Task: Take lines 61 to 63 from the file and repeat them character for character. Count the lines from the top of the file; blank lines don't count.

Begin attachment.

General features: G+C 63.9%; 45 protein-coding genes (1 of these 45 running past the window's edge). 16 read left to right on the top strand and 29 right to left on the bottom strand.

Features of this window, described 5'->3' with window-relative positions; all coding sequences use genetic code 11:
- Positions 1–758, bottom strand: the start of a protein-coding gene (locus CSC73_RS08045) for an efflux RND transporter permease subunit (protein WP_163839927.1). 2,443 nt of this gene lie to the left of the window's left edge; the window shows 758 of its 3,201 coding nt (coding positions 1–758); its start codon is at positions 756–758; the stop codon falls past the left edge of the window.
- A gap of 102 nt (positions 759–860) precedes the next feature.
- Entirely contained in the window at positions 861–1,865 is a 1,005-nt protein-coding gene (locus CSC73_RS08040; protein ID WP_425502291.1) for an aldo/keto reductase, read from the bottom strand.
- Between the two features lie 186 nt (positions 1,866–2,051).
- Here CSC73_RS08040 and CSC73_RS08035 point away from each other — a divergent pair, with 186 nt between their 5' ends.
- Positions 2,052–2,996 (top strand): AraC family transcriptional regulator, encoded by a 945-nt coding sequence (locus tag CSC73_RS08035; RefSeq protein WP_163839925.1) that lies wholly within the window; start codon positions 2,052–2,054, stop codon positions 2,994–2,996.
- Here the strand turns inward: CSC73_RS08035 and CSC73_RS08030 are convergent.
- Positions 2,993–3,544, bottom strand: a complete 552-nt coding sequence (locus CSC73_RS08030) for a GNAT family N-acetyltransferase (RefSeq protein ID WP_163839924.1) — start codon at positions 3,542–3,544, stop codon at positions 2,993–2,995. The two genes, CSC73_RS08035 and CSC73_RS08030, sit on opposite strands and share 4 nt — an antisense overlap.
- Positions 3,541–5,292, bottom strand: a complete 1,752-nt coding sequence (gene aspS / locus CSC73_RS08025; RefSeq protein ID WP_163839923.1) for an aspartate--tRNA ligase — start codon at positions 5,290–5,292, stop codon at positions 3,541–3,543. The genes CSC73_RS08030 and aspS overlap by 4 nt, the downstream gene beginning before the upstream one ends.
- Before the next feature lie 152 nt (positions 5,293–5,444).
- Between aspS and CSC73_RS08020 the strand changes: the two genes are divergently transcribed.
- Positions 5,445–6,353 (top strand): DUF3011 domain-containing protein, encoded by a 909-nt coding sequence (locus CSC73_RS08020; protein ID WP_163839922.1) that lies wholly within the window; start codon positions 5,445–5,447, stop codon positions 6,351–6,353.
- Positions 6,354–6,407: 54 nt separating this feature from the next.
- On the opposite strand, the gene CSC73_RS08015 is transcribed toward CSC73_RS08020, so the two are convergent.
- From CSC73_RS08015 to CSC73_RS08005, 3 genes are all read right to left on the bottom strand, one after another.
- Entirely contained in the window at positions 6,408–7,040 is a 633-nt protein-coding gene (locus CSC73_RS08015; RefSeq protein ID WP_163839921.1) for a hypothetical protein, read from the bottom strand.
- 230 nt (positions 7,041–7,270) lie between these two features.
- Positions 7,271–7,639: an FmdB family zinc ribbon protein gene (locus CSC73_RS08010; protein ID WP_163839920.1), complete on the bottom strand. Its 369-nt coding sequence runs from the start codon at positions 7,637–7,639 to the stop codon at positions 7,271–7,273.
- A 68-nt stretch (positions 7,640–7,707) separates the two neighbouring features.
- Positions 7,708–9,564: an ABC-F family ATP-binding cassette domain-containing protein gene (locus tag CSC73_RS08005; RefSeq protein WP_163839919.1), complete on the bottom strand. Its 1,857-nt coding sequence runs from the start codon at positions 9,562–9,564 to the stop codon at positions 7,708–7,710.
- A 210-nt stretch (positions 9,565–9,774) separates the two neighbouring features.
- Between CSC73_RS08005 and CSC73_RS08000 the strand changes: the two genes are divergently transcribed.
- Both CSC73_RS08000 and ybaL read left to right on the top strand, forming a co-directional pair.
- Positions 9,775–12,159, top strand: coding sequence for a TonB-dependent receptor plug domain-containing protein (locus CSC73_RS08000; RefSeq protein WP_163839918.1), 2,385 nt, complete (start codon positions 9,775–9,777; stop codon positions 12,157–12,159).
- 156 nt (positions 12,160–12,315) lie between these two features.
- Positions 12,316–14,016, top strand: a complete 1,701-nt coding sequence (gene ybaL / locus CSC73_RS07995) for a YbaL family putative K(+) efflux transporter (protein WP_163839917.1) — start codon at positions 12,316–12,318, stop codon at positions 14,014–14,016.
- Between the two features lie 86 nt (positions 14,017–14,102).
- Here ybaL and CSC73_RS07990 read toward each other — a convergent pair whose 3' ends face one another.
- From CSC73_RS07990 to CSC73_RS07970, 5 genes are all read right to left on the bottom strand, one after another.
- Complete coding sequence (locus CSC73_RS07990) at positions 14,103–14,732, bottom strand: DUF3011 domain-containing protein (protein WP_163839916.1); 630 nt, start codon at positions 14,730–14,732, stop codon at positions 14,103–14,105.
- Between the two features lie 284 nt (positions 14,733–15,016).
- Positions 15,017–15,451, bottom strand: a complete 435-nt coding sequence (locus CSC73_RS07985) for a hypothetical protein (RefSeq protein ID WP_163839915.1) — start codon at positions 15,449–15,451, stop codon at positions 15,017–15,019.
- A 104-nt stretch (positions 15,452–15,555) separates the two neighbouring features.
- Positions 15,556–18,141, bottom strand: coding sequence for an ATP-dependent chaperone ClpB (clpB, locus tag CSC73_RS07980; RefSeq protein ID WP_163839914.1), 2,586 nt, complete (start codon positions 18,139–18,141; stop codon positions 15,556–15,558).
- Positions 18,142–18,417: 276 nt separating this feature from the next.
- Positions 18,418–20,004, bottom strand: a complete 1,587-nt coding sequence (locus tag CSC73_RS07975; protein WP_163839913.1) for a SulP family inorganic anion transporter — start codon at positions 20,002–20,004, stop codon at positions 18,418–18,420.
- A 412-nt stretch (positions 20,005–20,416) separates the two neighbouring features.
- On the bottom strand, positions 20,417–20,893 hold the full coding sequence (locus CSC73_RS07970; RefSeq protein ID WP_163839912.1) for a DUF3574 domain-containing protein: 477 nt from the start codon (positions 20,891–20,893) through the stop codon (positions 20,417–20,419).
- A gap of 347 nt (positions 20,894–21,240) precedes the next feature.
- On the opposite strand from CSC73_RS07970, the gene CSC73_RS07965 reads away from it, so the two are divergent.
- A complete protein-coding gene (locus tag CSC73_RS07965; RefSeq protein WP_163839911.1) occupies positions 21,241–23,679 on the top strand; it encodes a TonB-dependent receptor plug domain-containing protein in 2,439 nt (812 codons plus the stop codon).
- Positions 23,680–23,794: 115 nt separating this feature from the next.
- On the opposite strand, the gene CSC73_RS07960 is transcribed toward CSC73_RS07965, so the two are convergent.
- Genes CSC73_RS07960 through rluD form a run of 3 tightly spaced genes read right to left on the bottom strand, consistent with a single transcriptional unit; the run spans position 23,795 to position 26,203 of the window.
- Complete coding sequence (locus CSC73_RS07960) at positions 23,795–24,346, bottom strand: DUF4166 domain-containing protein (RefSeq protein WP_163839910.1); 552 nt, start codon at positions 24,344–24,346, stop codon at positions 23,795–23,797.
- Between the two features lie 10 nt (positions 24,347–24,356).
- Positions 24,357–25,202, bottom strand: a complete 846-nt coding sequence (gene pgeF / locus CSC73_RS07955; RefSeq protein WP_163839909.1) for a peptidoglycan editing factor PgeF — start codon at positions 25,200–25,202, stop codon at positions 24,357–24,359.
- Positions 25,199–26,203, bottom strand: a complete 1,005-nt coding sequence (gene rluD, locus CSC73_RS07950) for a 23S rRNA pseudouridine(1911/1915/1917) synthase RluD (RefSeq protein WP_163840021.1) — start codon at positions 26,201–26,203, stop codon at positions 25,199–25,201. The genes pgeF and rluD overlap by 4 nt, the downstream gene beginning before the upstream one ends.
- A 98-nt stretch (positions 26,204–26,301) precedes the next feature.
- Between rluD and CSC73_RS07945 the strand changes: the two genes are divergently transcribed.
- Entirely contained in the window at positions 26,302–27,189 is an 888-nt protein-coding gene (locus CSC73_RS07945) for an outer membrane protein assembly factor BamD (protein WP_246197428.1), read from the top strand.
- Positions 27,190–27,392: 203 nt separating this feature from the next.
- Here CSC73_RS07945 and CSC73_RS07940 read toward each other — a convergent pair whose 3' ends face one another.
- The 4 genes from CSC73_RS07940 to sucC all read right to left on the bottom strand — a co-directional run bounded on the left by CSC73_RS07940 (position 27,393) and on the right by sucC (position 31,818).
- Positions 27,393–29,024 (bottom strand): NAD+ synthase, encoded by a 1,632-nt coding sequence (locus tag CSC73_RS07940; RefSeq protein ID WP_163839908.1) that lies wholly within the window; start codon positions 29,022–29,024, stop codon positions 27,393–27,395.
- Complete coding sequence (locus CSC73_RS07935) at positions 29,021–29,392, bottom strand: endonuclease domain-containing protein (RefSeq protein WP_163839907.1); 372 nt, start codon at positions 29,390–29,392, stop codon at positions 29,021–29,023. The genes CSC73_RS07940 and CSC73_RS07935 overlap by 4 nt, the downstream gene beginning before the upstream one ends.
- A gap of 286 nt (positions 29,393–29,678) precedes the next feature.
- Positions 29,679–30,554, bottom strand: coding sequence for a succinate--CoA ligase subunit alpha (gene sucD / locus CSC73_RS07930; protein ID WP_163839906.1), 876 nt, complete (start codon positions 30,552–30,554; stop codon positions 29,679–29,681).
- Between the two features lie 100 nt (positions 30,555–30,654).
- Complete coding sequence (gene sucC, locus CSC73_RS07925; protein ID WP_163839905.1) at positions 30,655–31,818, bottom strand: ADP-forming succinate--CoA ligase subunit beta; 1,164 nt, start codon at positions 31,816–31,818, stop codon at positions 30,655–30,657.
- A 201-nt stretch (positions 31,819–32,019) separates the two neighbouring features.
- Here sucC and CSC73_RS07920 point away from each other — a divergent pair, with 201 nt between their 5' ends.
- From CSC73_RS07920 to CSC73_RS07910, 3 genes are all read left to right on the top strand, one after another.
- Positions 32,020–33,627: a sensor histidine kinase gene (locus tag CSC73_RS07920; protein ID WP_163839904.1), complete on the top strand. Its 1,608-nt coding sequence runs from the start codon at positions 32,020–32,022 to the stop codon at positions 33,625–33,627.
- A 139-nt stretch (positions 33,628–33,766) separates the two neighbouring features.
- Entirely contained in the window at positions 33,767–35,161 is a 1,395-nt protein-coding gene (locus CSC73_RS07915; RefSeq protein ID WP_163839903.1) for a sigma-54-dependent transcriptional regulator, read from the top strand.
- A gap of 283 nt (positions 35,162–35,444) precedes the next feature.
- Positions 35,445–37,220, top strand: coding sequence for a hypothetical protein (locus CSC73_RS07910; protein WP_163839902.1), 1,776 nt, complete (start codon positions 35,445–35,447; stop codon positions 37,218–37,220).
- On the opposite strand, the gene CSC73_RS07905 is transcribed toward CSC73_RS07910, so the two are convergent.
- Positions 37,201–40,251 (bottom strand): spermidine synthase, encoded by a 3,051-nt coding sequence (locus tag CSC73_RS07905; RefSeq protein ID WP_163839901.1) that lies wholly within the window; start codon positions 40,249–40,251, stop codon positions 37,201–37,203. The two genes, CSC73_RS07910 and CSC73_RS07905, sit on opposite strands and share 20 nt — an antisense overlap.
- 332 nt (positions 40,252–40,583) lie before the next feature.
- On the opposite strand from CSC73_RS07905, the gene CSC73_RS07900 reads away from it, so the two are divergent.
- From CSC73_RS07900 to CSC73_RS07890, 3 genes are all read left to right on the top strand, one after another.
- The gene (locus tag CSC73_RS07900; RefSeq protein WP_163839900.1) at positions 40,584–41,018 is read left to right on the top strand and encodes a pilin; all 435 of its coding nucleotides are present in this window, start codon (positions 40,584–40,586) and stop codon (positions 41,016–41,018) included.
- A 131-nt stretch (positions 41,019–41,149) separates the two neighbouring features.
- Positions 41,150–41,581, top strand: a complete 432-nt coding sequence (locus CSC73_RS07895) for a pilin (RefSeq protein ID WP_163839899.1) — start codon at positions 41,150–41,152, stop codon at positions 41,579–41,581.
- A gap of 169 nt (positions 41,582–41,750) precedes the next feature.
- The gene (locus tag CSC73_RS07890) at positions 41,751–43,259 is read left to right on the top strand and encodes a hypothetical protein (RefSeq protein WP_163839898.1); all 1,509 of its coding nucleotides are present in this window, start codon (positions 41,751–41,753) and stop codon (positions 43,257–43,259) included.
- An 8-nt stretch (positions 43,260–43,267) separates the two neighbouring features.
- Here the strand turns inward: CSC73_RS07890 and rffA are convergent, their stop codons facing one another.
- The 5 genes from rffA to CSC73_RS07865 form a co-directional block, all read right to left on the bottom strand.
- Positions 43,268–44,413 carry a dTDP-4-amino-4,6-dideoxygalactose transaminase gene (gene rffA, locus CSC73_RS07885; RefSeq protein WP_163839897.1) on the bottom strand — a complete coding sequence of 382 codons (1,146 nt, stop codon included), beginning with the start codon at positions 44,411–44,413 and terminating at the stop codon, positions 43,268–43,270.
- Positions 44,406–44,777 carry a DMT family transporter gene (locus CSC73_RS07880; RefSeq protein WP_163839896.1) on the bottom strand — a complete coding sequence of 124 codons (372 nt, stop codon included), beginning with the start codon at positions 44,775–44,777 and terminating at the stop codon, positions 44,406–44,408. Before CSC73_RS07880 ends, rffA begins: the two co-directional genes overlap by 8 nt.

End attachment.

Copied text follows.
- Between the two features lie 100 nt (positions 30,555–30,654).
- Complete coding sequence (gene sucC, locus CSC73_RS07925; protein ID WP_163839905.1) at positions 30,655–31,818, bottom strand: ADP-forming succinate--CoA ligase subunit beta; 1,164 nt, start codon at positions 31,816–31,818, stop codon at positions 30,655–30,657.
- A 201-nt stretch (positions 31,819–32,019) separates the two neighbouring features.